Arianne Meijer-van de Griend defends her PhD thesis on Advances in Quantum Compilation in the NISQ Era

On Friday the 26th of January 2024, M.Sc. Arianne Meijer-van de Griend defends her PhD thesis on Advances in Quantum Compilation in the NISQ Era. The thesis is related to research done in the Department of Computer Science and in the Empirical Software Engineering group.

M.Sc. Arianne Meijer-van de Griend defends her doctoral thesis "Advances in Quantum Compilation in the NISQ Era" on Friday the 26th of January 2024 at 13 o'clock in the University of Helsinki Exactum building, Auditorium CK112 (Pietari Kalmin katu 5, basement). Her opponent is Assistant Professor Alexandru Paler (Aalto University) and custos Professor Jukka K. Nurminen (University of Helsinki). The defence will be held in English. It is possible to follow the defence as a live stream at

The thesis of Arianne Meijer-van de Griend is a part of research done in the Department of Computer Science and in the Empirical Software Engineering group at the University of Helsinki. Her supervisors have been Professor Jukka K. Nurminen and Professor Sabrina Maniscalco (University of Helsinki).

Advances in Quantum Compilation in the NISQ Era

We live in a time when the first quantum computers are available for researchers and enthusiasts. These quantum computers are still very limited. They have very few quantum bits (qubits) to store information, and calculation with those few qubits can introduce errors. These errors go undetected because we cannot look at the qubits directly without changing them. Some strategies for detecting and correcting errors in quantum computers do exist, but they require many more qubits than we have available right now. Thus, we call this time the Noisy Intermediate-Scale Quantum (NISQ) era.

In this Ph.D. thesis, we focus on mediating the problems in quantum computing in the NISQ era. Particularly, the problem of rewriting a quantum program to be suitable for NISQ computers. The erroneous nature of NISQ computing requires quantum programs to be well-optimized such that no unnecessary calculations are done. Additionally, we need to deal with the problem of qubit connectivity on the quantum hardware. For example, the qubits in superconducting quantum computers are not connected to all other qubits, but only a few, and the quantum program needs to be adjusted such that the calculations that need to be done between two qubits fit the qubit connectivity of the quantum computer.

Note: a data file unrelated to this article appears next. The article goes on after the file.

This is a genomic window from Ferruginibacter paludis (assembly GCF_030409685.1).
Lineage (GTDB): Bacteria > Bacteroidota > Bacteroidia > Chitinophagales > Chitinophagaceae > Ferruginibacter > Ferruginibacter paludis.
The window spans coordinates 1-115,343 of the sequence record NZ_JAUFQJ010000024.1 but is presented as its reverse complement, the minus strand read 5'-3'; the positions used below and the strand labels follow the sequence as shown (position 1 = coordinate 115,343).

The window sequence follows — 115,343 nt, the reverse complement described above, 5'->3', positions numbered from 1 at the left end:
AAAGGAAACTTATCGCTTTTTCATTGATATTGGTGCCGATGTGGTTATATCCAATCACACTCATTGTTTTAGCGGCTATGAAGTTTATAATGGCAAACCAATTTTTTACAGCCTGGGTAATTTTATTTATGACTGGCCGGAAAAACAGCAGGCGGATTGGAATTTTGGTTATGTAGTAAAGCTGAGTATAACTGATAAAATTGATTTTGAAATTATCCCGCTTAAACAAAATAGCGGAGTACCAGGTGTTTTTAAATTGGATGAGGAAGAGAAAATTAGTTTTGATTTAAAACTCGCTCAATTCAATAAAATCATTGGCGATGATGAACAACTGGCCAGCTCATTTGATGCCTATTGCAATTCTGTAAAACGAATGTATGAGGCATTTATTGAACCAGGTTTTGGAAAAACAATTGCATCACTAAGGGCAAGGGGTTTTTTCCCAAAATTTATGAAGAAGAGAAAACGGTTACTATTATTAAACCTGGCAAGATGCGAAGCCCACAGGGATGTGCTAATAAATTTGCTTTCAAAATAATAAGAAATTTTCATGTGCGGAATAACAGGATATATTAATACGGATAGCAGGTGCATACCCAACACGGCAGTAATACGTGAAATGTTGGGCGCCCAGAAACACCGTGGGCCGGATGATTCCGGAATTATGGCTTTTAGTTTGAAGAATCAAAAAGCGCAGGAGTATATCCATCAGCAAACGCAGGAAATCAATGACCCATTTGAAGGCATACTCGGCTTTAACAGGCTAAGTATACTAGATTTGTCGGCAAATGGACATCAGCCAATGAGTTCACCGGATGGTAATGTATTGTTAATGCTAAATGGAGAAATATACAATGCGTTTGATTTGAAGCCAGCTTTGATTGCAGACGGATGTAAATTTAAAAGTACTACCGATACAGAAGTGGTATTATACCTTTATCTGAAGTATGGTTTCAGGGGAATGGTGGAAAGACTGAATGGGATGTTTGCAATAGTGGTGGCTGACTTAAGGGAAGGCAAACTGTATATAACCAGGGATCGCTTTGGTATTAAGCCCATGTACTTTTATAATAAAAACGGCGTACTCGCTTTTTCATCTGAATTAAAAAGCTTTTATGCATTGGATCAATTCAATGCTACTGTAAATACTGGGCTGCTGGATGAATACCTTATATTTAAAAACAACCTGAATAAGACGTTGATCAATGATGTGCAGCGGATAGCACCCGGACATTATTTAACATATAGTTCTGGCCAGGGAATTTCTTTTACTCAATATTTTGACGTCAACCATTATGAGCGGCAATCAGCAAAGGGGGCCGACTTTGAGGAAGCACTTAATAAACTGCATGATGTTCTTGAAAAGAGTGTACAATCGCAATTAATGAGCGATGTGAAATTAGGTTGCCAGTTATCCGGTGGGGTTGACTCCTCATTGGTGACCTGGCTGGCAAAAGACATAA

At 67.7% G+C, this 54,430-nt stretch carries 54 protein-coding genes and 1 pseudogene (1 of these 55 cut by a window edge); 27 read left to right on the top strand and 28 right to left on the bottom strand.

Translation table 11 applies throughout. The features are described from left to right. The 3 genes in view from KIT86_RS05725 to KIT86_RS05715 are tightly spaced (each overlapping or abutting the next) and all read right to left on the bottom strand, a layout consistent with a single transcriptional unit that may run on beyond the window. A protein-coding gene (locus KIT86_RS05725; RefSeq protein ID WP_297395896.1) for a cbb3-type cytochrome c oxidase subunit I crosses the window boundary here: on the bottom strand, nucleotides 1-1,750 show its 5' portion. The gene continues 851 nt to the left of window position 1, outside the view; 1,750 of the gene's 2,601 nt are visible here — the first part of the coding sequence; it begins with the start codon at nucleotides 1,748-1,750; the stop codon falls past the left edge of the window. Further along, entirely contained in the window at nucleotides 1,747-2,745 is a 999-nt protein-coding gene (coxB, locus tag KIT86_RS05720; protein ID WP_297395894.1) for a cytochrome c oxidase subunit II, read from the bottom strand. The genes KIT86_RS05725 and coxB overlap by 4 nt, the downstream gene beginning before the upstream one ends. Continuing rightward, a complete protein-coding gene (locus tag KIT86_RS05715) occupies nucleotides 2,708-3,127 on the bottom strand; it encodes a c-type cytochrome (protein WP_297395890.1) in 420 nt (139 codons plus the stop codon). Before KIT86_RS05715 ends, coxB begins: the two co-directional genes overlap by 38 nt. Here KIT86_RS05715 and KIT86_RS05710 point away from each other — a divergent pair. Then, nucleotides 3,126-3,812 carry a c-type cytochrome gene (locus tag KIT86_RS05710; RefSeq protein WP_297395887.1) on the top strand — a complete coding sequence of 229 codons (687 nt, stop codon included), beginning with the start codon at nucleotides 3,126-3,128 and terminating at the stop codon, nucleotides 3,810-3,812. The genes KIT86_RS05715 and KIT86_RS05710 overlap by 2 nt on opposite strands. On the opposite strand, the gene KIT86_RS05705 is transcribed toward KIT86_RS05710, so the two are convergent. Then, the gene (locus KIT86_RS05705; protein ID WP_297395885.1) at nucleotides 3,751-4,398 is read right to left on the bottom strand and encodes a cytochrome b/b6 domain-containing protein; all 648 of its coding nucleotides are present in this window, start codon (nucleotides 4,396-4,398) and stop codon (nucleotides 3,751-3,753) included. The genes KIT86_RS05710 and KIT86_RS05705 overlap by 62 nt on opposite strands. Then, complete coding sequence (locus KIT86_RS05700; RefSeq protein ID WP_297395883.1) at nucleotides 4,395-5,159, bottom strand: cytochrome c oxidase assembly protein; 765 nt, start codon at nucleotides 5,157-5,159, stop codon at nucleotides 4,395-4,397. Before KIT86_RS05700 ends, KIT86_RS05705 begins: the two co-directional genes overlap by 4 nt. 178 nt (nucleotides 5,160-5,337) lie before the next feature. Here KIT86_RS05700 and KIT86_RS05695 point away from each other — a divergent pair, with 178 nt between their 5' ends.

This connectivity problem is also called the “qubit routing problem”, originally named after the solution: moving (routing) the qubits from one register to another in the quantum computer. This thesis introduces a new strategy for solving this problem, namely changing the calculations in the quantum program to different ones that do the same thing. It shifts the thinking that the qubits are in the wrong place in the quantum computer to that the given program uses the wrong operations. Thus, we need to completely rewrite the given quantum program such that it is suitable for the quantum computer, this is called quantum compilation.

The difficulty of rewriting quantum programs is that we need to understand what the program is doing in enough detail that we can recreate it, but not so much that we are accidentally executing the quantum program. Otherwise, we could have simply executed the quantum program on a classical computer, but that would generally take too long. To this end, we represent the quantum program as a sequence of large computational constructs, called intermediate representations, from which a new program can be generated. We propose a series of algorithms for generating a new quantum program from these intermediate representations such that all operations are immediately allowed by the connectivity of a target quantum computer. We show that this new strategy of quantum compilation results in smaller quantum programs when used for near-term devices and algorithms. Additionally, these algorithms have since been implemented in popular quantum software packages, such as Quantinuum’s TKET (as part of this thesis) and IBM’s Qiskit (independently).

Avail­ab­il­ity of the dis­ser­ta­tion

An electronic version of the doctoral dissertation will be available on the e-thesis site of the University of Helsinki at

Printed copies will be available on request from Arianne Meijer-van de Griend: